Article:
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Geog 101, Week 5

by: Francesca Notetaker

Geog 101, Week 5 101

Francesca Notetaker
California State University Northridge
GPA 4.0
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About this Document

Notes from 10/07
Geog 101
Mia Dittmer
Class Notes




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This 7 page Class Notes was uploaded by Francesca Notetaker on Thursday October 6, 2016. The Class Notes belongs to 101 at California State University Northridge taught by Mia Dittmer in Fall 2016. Since its upload, it has received 12 views. For similar materials see Geog 101 in Geography at California State University Northridge.

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Date Created: 10/06/16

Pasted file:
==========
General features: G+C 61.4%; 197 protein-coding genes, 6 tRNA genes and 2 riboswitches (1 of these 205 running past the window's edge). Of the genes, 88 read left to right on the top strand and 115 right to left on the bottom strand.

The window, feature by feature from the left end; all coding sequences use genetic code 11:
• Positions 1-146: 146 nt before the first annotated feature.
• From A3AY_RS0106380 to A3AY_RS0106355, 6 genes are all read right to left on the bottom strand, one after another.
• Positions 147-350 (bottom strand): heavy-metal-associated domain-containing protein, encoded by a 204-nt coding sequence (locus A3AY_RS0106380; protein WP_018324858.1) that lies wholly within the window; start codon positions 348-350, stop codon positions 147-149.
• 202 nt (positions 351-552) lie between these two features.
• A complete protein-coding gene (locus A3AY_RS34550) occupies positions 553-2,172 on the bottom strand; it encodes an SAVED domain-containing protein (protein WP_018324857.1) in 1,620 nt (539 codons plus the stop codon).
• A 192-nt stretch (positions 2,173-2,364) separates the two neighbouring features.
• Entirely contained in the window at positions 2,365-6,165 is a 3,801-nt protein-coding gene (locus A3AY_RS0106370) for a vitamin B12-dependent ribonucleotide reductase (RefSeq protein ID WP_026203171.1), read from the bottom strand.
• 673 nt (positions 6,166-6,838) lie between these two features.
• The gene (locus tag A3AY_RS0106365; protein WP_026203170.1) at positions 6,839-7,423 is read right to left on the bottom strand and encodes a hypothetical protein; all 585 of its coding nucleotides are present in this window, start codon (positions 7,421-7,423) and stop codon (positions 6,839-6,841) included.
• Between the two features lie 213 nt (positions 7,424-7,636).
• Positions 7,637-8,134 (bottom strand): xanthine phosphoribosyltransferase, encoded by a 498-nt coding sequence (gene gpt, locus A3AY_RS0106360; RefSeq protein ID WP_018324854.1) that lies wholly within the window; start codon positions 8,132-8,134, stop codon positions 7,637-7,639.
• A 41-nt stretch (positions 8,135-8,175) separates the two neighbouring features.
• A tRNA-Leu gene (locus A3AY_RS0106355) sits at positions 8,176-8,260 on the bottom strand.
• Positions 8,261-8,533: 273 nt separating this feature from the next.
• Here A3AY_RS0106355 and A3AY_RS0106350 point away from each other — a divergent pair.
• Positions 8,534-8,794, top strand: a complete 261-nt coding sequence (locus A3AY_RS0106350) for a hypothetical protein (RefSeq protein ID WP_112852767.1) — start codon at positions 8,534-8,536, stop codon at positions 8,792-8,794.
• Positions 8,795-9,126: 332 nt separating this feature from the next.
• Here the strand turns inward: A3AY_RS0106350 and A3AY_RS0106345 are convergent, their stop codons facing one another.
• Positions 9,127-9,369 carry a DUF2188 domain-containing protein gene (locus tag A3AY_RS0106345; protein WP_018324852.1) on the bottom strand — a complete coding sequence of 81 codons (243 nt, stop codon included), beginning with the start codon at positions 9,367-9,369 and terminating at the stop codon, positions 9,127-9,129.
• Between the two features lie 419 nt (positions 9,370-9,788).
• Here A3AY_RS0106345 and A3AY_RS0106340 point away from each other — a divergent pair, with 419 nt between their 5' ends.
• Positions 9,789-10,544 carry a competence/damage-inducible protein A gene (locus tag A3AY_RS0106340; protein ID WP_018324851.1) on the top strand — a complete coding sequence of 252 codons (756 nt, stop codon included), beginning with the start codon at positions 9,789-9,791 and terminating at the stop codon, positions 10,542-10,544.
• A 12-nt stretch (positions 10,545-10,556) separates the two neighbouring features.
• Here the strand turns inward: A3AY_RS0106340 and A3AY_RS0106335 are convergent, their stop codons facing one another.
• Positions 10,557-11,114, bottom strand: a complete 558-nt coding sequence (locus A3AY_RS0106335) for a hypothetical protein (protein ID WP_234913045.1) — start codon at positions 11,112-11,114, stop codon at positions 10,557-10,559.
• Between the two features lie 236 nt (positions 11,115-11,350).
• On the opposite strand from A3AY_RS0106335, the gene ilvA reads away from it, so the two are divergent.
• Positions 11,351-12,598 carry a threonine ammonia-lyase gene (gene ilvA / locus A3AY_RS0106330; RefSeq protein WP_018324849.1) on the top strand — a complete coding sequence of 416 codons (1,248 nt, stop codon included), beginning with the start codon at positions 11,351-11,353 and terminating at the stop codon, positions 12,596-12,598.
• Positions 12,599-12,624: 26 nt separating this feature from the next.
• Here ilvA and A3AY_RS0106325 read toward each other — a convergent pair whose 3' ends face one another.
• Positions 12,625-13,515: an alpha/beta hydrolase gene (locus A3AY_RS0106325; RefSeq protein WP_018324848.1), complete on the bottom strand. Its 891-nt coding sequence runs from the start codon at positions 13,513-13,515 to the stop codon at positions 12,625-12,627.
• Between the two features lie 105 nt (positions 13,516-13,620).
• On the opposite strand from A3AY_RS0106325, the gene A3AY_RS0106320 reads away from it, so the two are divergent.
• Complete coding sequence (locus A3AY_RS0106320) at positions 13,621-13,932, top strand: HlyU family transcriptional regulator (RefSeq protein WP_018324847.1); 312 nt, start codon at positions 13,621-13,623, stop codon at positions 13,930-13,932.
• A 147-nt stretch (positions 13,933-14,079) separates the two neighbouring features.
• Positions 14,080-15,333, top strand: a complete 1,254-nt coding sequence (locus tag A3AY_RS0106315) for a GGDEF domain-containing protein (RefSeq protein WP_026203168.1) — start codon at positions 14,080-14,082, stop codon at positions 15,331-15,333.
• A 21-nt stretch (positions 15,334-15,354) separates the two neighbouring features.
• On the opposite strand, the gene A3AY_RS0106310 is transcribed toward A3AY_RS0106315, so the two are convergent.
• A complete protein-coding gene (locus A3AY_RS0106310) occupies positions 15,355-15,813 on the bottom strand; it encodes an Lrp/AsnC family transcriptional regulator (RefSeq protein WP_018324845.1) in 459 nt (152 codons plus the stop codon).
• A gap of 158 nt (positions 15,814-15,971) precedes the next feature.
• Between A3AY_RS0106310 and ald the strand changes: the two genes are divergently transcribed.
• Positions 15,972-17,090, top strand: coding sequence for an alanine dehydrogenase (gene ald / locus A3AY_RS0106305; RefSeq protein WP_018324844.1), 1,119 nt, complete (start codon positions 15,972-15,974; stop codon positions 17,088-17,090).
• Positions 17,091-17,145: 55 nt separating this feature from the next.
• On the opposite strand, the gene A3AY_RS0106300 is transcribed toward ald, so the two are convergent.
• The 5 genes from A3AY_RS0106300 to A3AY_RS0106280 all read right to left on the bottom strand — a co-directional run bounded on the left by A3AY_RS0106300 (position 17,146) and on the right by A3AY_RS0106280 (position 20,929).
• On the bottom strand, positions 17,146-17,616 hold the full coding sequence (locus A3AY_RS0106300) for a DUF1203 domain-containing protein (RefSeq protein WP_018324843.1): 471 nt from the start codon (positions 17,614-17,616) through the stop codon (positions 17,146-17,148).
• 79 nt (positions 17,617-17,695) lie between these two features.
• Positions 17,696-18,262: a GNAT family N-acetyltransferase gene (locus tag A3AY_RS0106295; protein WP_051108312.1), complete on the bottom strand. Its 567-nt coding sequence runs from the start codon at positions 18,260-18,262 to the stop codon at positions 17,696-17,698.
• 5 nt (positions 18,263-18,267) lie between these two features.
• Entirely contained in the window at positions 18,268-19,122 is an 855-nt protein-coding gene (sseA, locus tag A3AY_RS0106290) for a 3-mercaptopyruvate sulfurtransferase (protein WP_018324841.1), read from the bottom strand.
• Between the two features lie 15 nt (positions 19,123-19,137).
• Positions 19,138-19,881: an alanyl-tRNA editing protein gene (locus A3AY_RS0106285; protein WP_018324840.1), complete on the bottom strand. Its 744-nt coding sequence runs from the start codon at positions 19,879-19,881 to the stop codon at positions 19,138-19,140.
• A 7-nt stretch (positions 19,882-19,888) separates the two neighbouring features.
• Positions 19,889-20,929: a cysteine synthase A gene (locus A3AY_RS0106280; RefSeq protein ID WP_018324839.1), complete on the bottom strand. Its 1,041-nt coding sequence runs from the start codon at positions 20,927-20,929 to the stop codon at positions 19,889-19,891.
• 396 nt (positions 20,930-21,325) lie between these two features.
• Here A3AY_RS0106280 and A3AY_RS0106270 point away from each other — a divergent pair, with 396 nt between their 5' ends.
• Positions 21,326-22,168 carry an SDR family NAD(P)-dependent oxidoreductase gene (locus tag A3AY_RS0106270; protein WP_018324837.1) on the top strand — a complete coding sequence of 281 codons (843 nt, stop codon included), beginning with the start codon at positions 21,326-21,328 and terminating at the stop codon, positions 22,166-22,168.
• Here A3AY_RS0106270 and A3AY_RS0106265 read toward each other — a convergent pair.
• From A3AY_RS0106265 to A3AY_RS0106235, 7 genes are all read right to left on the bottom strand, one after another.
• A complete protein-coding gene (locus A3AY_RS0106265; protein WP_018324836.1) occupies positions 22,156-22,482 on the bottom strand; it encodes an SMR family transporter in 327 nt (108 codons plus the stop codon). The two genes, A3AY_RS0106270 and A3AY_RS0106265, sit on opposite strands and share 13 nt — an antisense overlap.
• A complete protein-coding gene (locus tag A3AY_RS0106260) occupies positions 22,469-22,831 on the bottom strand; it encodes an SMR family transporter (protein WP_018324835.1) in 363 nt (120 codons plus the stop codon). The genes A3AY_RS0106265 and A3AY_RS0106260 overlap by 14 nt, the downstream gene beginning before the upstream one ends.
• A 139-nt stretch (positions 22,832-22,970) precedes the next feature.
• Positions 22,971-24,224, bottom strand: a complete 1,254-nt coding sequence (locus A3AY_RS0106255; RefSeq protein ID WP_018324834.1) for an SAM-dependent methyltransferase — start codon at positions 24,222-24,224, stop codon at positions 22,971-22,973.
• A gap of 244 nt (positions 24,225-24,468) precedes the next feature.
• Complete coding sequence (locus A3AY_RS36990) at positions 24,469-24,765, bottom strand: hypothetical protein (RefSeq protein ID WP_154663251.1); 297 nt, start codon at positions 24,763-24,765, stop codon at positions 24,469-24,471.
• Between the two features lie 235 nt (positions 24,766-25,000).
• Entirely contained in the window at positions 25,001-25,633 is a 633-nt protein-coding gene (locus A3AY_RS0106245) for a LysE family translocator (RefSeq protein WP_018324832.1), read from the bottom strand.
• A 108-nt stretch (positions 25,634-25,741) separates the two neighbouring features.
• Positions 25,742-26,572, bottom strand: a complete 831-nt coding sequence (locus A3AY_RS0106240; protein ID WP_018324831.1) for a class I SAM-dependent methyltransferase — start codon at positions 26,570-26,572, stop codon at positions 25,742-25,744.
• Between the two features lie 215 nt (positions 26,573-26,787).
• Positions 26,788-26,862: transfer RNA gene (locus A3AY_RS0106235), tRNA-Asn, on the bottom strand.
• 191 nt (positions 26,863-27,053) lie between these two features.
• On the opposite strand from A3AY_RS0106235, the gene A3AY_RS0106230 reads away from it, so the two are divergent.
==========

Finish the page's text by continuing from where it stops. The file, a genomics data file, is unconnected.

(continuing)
3. Mesosphere Within mesosphere temperatures decrease with increasing height. The mesosphere is the coldest layer of the atmosphere. We have no absorption of any form of radiation. 4. Thermosphere Within thermosphere temperatures increase with increasing height. (It gets warmer as you go up). This is the warmest layer of the atmosphere. Oxygen molecules are absorbing another form of radiation. a. Phenomenon of Aurora Borealis (“northern lights”) and Aurora Australis (“southern lights”). They are glowing lights across the sky. b. Theoretical top of the atmosphere: 300 miles up. [no section 2, part A and B] III. Continental vs Maritime Conditions A. Continental climate Land heats more rapidly and to higher temperatures than water and conversely cools more rapidly and to lower temperatures than water. Land is subject to extremes in temperatures. ● Temperature range: difference between high and low temperatures. ● Specific heat: amount of heat energy needed to raise the temperature of any substance by a degree (Water needs 3 times more heat energy than land. 1. Inland location 2. Winters cold 3. Summers hot 4. Large daily temp range 5. Large seasonal temp range 6. Low relative humidities (less absorption of sunshine, low amount of reflectivity, loss of sunlight.) B. Maritime climate 1. Coastal location 2. Winters cool 3. Summers warm 4. Small daily temp range 5. Small seasonal temp range 6. High relative humidities (MOIST) C. Continentality: is the tendency of a large land mass to impose a large annual temperature range at the anterior of a continent. Atmospheric and Ocean Circulation I. Wind and the pressure gradient force A. Pressure Gradient Force (P.G.F.): is the force which results when there is a difference in pressure across a surface. B. Factors affecting wind speed 1. A​ rapid change in pressure o ​ ver a short distance leads to faster wind speeds. If distance is greater, the pressure is going to lead to stronger winds. Air always moves from ​high to low pressure (there are no exceptions). 2. Friction: ​ ncrease friction, wind speeds get slower. Buildings slows down the wind. Vegetation slows wind speeds down. High wind speed: ocean, desert, ice sheets. 3. Compression of wind flow​ speeds up wind. Found in mountain canyon and/or passes, over the tops of mountains. a) Tehachapi pass: windy because of the difference in pressure of the places that this area connect. Other famous passes: Altamont pass, San Gorgonio pass. C. Small scale (local winds) 1. Sea and land breezes a) Sea breeze (day)​ controlled by temperature differences between land and ocean. b) Land breeze (night) II. Coriolis effect (mathematical formula) A. Rotation of Earth a. It’s the effect of the earth's rotation on any moving object. (It can be wind, ocean currents, ships, planes, missiles..) B. Deflection of air flow a. The effect is the apparent deflection of movement from a straight line. b. Coriolis does ​not​ affect wind speed, it ONLY impacts ​direction​. c. The effect is strongest at the poles, and there's no effect at the Equator. d. The effect increases as velocity of your object increases. ● Northern atmosphere: deflection is to the right ● Souther atmosphere: deflection is to the left III. Wind and pressure systems A. Three forces acting on wind patterns at the surface a. Pressure gradient force​ (P.G.F.): wind moves from high to low because of pressure. b. Coriolis effect​: does not allow the wind to go straight (will change how it gets from high to low). c. Friction​. If we have increased friction, the wind speed slows down, and the coriolis effect decreases. If friction decreases, wind speed and coriolis effect increase. B. Cyclones and anticyclones (handout) N. Hem. :


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